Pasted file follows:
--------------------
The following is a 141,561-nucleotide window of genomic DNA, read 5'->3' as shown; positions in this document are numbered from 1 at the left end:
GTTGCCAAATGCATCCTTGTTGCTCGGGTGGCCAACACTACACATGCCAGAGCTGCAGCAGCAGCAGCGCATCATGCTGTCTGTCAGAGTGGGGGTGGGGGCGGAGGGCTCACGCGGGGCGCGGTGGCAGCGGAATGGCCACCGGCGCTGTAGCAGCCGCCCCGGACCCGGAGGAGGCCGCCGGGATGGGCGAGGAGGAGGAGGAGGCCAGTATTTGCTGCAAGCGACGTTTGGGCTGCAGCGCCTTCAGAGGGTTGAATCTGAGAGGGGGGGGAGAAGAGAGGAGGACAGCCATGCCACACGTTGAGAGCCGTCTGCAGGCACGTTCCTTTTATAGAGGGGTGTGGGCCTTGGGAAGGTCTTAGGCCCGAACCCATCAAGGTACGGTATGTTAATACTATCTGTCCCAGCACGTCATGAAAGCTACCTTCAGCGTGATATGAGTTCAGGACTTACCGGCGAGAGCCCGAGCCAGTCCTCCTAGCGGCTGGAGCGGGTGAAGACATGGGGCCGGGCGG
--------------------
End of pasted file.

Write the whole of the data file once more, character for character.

The following is a 141,561-nucleotide window of genomic DNA, read 5'->3' as shown; positions in this document are numbered from 1 at the left end:
GTTGCCAAATGCATCCTTGTTGCTCGGGTGGCCAACACTACACATGCCAGAGCTGCAGCAGCAGCAGCGCATCATGCTGTCTGTCAGAGTGGGGGTGGGGGCGGAGGGCTCACGCGGGGCGCGGTGGCAGCGGAATGGCCACCGGCGCTGTAGCAGCCGCCCCGGACCCGGAGGAGGCCGCCGGGATGGGCGAGGAGGAGGAGGAGGCCAGTATTTGCTGCAAGCGACGTTTGGGCTGCAGCGCCTTCAGAGGGTTGAATCTGAGAGGGGGGGGAGAAGAGAGGAGGACAGCCATGCCACACGTTGAGAGCCGTCTGCAGGCACGTTCCTTTTATAGAGGGGTGTGGGCCTTGGGAAGGTCTTAGGCCCGAACCCATCAAGGTACGGTATGTTAATACTATCTGTCCCAGCACGTCATGAAAGCTACCTTCAGCGTGATATGAGTTCAGGACTTACCGGCGAGAGCCCGAGCCAGTCCTCCTAGCGGCTGGAGCGGGTGAAGACATGGGGCCGGGCGG